The other statement that really caught my attention was: “Music is a fundamental human right.” Even though I’ve played music all my life and have worked in the orchestral world (on the administration side), I had never heard anyone articulate it quite that way before.

    Anyway, thanks for the interesting post from inside an El Sistema-inspired program. It will be great to watch how these programs influence music in the US for years to come.

    • Jennifer Kessler

      Beth, the “access to beauty” example is such a rich reminder of the power and importance of these programs. Thanks for sharing your experience! -Jennifer

  • Anna

    Thanks for the great post and insightful comments!

    I feel very strongly about El Sistema – the original model in Venezuela, as well as El Sistema USA. I have seen what they are doing in CLCS first-hand, and it’s incredible.

    As a musician, I find that El Sistema is not just a solution for the kids. It’s also a solution for musicians who have been disenchanted with the options available to them after graduating from a major conservatory. I think we deserve a voice, too! :) In all seriousness, it is hard for people outside of the music world to understand the difficulty of being a musician these days. We have the tools to open up worlds of beauty, worlds of despair and joy, worlds of inspiration and exhilaration. But without an audience that knows how to listen, we’re lost. There’s not much room for a musician who doesn’t want to compromise the quality of his/her art but wants to make a difference in people’s lives.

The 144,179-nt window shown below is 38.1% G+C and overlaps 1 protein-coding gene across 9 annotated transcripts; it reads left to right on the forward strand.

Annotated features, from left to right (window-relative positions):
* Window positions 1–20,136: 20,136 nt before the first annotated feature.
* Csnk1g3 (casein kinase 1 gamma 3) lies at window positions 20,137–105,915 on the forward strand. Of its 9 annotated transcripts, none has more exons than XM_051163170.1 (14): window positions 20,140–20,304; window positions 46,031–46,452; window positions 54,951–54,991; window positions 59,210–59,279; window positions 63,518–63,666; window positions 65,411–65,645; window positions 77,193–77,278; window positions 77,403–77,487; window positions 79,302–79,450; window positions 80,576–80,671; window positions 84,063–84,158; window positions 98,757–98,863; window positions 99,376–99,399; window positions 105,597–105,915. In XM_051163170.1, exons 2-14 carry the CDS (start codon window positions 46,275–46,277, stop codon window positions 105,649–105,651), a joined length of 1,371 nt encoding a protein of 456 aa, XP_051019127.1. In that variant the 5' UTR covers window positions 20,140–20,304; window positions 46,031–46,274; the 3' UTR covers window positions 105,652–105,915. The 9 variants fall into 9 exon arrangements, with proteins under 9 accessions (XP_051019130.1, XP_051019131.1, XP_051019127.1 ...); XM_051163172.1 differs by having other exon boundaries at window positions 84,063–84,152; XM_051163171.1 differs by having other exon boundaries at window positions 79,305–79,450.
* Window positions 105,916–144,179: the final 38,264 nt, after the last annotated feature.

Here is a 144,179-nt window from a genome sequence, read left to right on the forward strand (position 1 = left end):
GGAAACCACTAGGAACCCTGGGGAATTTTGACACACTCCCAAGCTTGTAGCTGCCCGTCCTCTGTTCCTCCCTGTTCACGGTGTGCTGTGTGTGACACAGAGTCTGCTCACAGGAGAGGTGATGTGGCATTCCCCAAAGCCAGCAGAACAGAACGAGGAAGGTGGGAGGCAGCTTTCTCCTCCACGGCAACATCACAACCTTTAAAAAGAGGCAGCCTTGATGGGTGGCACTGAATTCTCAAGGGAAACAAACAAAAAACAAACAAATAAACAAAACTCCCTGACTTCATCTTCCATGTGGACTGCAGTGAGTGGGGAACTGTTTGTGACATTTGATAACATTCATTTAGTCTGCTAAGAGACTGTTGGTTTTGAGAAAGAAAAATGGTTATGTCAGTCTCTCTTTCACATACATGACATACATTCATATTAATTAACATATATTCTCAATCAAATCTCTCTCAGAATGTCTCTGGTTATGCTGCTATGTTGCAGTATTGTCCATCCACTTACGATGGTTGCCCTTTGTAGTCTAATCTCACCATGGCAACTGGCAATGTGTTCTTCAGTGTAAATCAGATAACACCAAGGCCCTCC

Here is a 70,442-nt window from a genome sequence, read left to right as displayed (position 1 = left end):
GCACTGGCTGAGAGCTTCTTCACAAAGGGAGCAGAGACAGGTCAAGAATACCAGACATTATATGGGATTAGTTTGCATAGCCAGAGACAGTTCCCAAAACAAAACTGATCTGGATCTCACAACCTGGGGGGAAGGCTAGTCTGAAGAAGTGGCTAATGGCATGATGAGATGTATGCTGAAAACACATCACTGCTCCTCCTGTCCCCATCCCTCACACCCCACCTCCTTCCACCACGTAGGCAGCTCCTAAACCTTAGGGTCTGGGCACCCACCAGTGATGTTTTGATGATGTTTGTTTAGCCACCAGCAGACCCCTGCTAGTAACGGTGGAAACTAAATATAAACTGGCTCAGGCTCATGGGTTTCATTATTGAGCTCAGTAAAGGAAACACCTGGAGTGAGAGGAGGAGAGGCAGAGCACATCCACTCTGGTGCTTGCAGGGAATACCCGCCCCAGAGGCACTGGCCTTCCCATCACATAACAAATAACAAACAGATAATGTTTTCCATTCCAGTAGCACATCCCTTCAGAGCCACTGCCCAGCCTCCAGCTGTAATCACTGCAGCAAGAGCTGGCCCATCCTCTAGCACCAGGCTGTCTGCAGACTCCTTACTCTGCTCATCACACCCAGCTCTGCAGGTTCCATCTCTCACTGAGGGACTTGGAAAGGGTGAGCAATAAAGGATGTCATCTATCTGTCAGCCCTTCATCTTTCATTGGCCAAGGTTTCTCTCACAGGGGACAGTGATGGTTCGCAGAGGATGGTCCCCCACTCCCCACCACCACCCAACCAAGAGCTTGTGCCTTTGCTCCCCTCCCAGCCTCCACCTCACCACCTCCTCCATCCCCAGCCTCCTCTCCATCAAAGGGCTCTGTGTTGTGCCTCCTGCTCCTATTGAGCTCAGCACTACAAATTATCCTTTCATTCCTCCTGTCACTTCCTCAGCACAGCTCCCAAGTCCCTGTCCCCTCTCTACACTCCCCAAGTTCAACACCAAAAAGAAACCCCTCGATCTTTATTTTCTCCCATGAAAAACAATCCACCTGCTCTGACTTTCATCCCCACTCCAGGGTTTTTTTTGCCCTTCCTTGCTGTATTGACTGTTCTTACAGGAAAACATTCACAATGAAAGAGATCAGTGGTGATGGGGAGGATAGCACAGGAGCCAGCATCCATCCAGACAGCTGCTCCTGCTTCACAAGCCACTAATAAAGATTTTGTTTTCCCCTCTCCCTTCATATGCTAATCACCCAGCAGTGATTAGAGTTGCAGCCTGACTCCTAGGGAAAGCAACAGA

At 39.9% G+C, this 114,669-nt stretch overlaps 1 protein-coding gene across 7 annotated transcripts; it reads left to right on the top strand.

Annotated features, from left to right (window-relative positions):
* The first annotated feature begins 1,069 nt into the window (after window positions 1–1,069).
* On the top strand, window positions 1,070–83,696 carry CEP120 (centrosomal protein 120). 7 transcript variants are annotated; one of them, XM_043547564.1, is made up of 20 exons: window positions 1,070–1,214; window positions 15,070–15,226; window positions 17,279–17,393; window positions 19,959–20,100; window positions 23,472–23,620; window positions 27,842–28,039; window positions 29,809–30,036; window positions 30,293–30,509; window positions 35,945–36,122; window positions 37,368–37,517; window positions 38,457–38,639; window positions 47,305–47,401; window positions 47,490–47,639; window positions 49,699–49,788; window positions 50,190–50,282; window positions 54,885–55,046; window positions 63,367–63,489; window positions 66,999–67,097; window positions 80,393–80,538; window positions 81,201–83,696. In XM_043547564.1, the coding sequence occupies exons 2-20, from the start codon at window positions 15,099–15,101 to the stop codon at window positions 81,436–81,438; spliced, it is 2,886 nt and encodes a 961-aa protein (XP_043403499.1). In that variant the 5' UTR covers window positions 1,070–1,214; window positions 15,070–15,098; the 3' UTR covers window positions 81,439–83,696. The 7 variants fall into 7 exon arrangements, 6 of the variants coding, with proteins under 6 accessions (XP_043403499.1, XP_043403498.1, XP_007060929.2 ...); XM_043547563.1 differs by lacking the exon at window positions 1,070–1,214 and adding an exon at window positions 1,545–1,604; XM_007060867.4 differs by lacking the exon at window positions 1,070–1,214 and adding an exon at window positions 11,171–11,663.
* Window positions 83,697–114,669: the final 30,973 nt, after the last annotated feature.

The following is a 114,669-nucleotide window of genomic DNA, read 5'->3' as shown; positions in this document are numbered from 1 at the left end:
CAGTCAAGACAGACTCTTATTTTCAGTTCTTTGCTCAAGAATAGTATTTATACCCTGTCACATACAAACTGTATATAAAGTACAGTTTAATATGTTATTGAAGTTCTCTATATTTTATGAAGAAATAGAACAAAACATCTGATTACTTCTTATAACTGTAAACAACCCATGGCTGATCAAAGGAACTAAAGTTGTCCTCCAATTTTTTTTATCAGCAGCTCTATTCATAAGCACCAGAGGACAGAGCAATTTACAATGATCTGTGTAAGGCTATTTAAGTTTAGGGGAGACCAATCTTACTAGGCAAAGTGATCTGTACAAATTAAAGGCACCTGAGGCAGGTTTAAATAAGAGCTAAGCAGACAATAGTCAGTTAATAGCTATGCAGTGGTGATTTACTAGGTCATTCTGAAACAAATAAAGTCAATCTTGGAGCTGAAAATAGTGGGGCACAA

Jonathan Govias recently wrote in his blog:
    “That’s the beauty of el Sistema. It offers musicians a model for a meaningful, concrete role – a role that perhaps we always knew we had, subconsciously or otherwise, but were afraid to claim – to play in building a better society.

    We can be relevant, we can be influential.”

    The benefits of El Sistema-like programs seem to be endless!!! I almost feel like making a chart… :)